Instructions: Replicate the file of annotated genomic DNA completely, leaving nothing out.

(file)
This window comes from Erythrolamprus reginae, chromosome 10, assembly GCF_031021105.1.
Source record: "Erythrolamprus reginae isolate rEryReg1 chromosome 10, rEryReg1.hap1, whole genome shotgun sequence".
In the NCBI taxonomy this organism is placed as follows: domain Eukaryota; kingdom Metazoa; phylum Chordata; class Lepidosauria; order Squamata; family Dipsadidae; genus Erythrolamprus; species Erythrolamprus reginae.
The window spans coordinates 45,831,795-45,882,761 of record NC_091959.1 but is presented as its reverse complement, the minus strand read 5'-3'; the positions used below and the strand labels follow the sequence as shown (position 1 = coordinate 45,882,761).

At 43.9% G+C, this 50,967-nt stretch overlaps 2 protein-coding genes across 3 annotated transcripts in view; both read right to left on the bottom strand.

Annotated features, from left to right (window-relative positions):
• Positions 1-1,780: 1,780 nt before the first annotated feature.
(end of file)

This window comes from Erythrolamprus reginae, chromosome 10, assembly GCF_031021105.1.
Source record: "Erythrolamprus reginae isolate rEryReg1 chromosome 10, rEryReg1.hap1, whole genome shotgun sequence".
In the NCBI taxonomy this organism is placed as follows: domain Eukaryota; kingdom Metazoa; phylum Chordata; class Lepidosauria; order Squamata; family Dipsadidae; genus Erythrolamprus; species Erythrolamprus reginae.
The window spans coordinates 45,831,795-45,882,761 of record NC_091959.1 but is presented as its reverse complement, the minus strand read 5'-3'; the positions used below and the strand labels follow the sequence as shown (position 1 = coordinate 45,882,761).

At 43.9% G+C, this 50,967-nt stretch overlaps 2 protein-coding genes across 3 annotated transcripts in view; both read right to left on the bottom strand.

Annotated features, from left to right (window-relative positions):
• Positions 1-1,780: 1,780 nt before the first annotated feature.